. The Martian thrilled Ali-ish -- audiences as ace granted scientist battled Mars. He tried to get the attention of the team back on. Fans of the movie and the book is based on was impressed with how realistic the story seemed. Mark Waters diaries are full of detailed explanations about world world spaceflight, M engineering and chemistry. Andy is talking tonight at the Fleet science Center about the importance of science in all kinds of literature. We have him -- we spoke with David Wagner.We stuttered. Science. You used to work as a programmer. You never studied astronomy. It is a huge part of your work. What got you passionate about space travel ?I do not know. I think it is a lifelong hobby that I had. I dad was a dork. He is a dork. My mom is a dork as well. So, I grew up in a science loving family.Going to science fiction realm, some of the writers like people like Arthur C Clarke, they tend to explore big ideas about what future society might look like. Contrast that with your work, the Martian is about the details about space travel. Why do you like to focus on these smaller or more granular things in your work?I do not know. That is a good question. I really love problem-solving and I like watching characters solve problems when I am watching a show or reading a book. I want to write stories like that. I am less interested in regulating about the future of humanity but more interested in specific things. I don't know. That is a weak answer. Yes, I'm not making a social commentary. I want to make an entertaining adventure story.It is not about setting up a society on Mars but how you would beat yourself on Mars the viewer's that there.It is a survival adventure story.Talk will focus on the science half you are big on getting science right work. Some people might say science fiction is fiction. Why is it important for you to get the science right in your work?It is important because that is the path I have chosen. I like realistic science. Part of it is laziness and that if you do not ever break the laws of physics in your story, you do not need to make up what happens when they break. You do not need to answer uncomfortable questions. Why do they not just use a transporter? That is part of it but also for me, watching TV, if there is a blatant violation of fish six -- I guess it is uncanny. I do not like it when there is a little bit but if you start really breaking them, I am having a. If you have a work drive, I'm fine as long as you are consistent.If you try to get the science right but fails, that but you.If it is pure fantasy, that is fine ?Yes. Even if it is science diction like Star Trek. It is fine. Back to the future, they have a Time Machine. Whatever. As long as you are following the rules you invented.Can you think of any works that got something wrong and ruined the experience for you ?I would not say ruin the experience. Gravity, that was rough because it did present itself as a fairly accurate portrayal. It was an accurate portrayal in some way but in other ways, it was really inaccurate. The debris field -- I mean, I don't want to sit around and nitpick but there were things in it that were inaccurate and they made me wince. At the same time, live watch flash Gordon and I have no problem at all. If you are trying to be accurate and you are not, that bugs me.Your novel is so accurate on certain things that it is taught in high school classrooms and not in English lit but science classes. How are teachers using this to teach students about science ?The biggest problem that teachers have in high school and also in junior high, getting caged in Jade -- getting them to care. There is more interesting stuff going on. This gives them a story where the teacher can stop and say now Mark has this problem. Here is this problem and they set it up. How many potatoes does he need to grow? The kids do creative problem-solving with a goal instead of being given numbers and formulas and told to solve it.It is less abstract.It is more tangible and hopefully more fun with them.When you're writing the book, did you have any idea it would be used this way ?I had no idea that the book book would have mainstream at all. I thought it was writing for a small niche.You did have to change some things about the book to make it useful for high school teachers, right?You mean like the profanities ?Yes. What is the different ?That is exactly the same as a normal book but the swear words are replaced with softer version. You would say crap or screwed or darn it. You know, it is soft enough that it is acceptable for high school curriculum and junior high curriculum.When you see an R-rated maybe ?Well thank you. Thank you. Yes. [ laughter ]You have a new book coming out. It has been described as a thriller on them in. We do not want to go into spoiler territory but what sort of scientific topics might you explore ?For this one, the story is more -- it takes place in a city on the moon and the woman is a small time crown when she gets in overhead. It is a crime/hi Steve or caper novel. It is not intensity focused as the Martian was but it is scientifically accurate. I designed a moon city from the ground up. I figured out how they do everything, how to take local minerals on the moon and smelt them into aluminum and how they deal with the problems that you would have. It is all solid. That is what I do now. [ laughter ] That is the niche I found.That was the Martian author speaking with David Wagner. He is speaking tonight at the Fleet science Center at 7 PM.Be sure to watch KPBS evening edition. Join us again tomorrow for midday addition at noon. If you miss a show, you can check out the podcast at I am Maureen Cavanaugh. Thank you for listening .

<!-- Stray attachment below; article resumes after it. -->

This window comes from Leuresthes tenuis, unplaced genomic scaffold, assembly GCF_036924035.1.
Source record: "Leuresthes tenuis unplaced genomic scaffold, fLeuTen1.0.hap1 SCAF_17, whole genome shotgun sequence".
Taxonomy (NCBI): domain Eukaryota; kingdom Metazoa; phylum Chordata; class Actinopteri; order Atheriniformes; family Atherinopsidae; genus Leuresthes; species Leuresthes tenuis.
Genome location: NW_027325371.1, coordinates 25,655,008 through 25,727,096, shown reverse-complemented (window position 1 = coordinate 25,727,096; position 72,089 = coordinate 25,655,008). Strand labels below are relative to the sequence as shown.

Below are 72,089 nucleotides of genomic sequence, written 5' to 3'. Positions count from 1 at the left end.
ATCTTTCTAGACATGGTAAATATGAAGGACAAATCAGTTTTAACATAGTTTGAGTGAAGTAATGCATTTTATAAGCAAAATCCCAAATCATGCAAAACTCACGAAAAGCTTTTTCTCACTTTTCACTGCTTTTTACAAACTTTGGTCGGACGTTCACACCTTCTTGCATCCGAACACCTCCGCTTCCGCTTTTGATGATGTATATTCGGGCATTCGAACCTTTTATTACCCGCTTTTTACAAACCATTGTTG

The hit movie "The Martian" thrilled audiences as stranded NASA scientist Mark Watney battled the harsh environment of Mars, all while trying to get the attention of his team back home.

But fans of the movie, and the book it is based on, were also impressed with how realistic the science behind the near-future Mars mission seemed. Watney's diaries are full of detailed explanations about space flight, engineering and chemistry that real-world scientists say is nearly flawless.

"Part of it is almost laziness, in that if you don't ever break the laws of physics in your story, then you don't need to make up what happens when they break," author Andy Weir said. "And you don't need to answer uncomfortable questions like why don't they just use a transporter to transport a bomb onto the enemy ship."


Weir is speaking Monday at 7 p.m. at the Fleet Science Center about the importance of science in all kinds of literature. He joined KPBS Midday Edition on Monday to discuss how "The Martian" is being used as a high school science textbook and his upcoming novel, "Artemis."

Author Andy Weir Talks With KPBS